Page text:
What Are Illinois Child Labor Laws?
Aug. 16, 2023
There are many child labor laws in Illinois that you should be aware of that regulate the employment of those under 16. Below are some of the most critical child labor laws, and if you have questions after reading this article, our Chicago employment law attorney can assist you.
Child Labor Age Restrictions
One of the most important labor laws in the state involves age restrictions. Here are some of the most critical restrictions to be aware of for those under 16:
Children under 16 cannot be employed in manufacturing or mechanical occupations or processes, and they also cannot work in the building trades or on scaffolding. Those under 16 are also prohibited from using a motor vehicle or working in a quarry or mine.
They cannot be employed in dangerous jobs or that can damage their health or morals. They also cannot work in gas stations, railroad jobs, or specific construction and manufacturing jobs.
They also cannot serve or handle alcohol or work in amusement parks or bowling alleys.
However, those under 16 can do work busing tables and help in the kitchen related to serving food at fraternal organizations and private clubs. If you are still determining if a certain job is appropriate for a child under 16, talk to an employment attorney for advice.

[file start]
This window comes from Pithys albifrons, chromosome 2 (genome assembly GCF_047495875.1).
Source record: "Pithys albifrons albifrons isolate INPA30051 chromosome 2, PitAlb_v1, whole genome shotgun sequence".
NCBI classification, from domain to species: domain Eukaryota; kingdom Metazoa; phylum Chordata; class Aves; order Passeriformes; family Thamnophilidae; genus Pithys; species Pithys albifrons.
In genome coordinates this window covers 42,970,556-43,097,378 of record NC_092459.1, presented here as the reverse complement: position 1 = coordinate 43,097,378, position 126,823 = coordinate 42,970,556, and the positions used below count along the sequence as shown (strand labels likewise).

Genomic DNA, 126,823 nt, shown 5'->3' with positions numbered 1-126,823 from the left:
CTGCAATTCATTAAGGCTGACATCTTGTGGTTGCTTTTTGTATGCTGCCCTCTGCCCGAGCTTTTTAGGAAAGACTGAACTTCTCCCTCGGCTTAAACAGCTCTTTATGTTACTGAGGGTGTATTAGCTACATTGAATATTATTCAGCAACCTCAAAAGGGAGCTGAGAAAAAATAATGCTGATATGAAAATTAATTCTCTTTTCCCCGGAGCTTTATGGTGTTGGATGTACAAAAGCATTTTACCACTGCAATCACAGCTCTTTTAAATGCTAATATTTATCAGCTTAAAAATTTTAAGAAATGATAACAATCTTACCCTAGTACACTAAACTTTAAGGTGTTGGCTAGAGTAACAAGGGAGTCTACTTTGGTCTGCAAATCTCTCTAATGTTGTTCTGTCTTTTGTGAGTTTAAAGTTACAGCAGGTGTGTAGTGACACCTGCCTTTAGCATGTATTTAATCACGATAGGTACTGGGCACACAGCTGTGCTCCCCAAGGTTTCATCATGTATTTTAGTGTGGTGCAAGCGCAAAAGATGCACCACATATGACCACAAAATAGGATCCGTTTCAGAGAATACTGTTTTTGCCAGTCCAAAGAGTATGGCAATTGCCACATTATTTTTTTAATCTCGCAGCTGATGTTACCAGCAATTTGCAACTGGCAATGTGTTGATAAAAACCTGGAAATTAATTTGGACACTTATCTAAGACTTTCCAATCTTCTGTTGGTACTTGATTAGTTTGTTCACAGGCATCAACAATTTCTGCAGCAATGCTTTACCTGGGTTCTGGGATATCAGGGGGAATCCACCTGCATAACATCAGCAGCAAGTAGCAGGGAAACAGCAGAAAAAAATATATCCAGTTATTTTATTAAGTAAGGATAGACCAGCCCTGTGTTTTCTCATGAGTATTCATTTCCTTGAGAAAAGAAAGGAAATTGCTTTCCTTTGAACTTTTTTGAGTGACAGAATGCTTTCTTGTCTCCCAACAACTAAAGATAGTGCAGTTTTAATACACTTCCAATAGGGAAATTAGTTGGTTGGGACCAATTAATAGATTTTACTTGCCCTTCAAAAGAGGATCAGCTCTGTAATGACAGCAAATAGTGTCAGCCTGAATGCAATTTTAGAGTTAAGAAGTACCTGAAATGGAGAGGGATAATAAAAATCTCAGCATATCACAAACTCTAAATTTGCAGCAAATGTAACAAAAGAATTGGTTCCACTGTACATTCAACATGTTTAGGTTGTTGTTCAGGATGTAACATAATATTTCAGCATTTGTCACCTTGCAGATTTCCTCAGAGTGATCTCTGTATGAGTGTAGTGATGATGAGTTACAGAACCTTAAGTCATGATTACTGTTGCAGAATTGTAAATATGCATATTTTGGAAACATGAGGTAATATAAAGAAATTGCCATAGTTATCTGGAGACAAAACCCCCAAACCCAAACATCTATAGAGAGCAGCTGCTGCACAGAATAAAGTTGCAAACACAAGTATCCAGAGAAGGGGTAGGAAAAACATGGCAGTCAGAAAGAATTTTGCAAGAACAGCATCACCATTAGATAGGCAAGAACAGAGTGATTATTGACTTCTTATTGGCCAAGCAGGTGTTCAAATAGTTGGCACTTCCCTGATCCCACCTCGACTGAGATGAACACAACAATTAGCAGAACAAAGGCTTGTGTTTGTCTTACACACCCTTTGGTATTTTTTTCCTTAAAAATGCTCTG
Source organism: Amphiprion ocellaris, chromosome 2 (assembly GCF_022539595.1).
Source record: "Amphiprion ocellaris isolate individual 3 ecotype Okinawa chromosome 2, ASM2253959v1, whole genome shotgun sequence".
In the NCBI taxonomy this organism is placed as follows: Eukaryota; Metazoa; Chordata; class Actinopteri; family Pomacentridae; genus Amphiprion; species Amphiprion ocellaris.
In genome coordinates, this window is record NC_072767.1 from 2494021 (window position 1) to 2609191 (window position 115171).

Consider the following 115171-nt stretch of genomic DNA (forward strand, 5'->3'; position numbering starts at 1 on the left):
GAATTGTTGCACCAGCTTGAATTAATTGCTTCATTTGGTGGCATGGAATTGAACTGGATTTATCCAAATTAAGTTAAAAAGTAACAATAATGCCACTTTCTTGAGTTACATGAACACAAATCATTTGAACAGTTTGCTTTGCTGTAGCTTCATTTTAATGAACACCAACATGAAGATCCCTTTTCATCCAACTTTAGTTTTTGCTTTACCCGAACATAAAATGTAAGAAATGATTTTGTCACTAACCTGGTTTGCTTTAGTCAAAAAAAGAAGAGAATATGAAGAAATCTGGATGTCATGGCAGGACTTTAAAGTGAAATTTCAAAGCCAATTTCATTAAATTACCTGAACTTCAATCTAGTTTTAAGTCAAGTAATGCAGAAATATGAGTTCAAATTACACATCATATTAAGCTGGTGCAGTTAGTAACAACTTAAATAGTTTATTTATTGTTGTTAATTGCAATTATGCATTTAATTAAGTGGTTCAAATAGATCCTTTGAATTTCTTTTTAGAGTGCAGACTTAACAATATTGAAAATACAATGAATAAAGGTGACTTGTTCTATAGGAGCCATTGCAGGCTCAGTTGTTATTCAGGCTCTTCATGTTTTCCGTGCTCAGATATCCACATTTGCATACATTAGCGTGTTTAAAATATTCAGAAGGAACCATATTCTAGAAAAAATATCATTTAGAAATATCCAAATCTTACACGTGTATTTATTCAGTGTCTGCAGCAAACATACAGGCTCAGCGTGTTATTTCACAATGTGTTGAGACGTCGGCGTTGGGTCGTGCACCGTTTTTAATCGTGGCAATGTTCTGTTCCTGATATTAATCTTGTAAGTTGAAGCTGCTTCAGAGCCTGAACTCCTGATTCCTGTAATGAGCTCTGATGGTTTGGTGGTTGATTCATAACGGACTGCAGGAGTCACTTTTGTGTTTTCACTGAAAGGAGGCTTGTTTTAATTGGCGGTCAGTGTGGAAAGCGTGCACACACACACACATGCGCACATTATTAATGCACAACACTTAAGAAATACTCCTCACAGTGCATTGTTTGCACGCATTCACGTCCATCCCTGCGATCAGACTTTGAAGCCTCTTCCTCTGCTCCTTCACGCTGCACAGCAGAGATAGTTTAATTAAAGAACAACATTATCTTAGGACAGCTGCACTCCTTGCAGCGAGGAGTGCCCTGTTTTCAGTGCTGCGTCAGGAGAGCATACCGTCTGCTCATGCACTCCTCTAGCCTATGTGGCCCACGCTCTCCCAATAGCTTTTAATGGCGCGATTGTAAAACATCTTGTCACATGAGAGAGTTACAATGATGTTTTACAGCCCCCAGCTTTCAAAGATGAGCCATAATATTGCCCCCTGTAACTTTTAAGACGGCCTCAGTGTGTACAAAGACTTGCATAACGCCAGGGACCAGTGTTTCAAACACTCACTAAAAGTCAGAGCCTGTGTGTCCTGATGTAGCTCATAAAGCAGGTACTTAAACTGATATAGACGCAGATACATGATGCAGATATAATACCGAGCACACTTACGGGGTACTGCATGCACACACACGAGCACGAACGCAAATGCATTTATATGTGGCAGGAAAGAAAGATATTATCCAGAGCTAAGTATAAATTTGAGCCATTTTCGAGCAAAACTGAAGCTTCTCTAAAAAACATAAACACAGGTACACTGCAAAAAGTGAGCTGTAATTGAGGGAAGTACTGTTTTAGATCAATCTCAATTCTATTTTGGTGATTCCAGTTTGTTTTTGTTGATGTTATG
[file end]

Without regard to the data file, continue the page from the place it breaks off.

Child Labor Time and Hours
There are detailed laws in Illinois for times of day and hours of work for minors that you should be sure to follow. First, children under 16 can work up to eight hours per day or up to six straight days a week. They can also work up to 48 hours per week.
Children under 16 are prohibited from working more than three hours on a day they have school or more than 24 hours in a school week. These minors can work on Saturday and Sunday for as much as eight hours per day if they do not work outside of school for more than six days per week and if their work outside school is not more than 24 hours per week.
Illinois law also places limits on working late at night for minors and how long they can work between breaks. However, some additional work hours for minors during summer breaks are allowed.
Child Labor Employment Documents
Illinois law also requires that all minors under 16 have an employment certificate that may be valid for up to a year. Employment certificates, sometimes called working papers, are issued by the superintendent of the child’s school district. The child must apply for the employment certificate, and their parent or guardian must accompany them. The potential employer must have a statement of intention regarding the type of employment and the hours and days per week the child will be employed.
The employer must keep the employment certificate while the child is employed there. The employer has to return the employment certificate to the official who issued it when the employment period is over.
Speak to Our Chicago Employment Law Attorney
If you have questions about employing a minor or have concerns about Illinois child labor laws, it is essential to have accurate legal advice. Please contact our Chicago employment law attorney at Law Office Of Michael T. Smith & Associates for a consultation.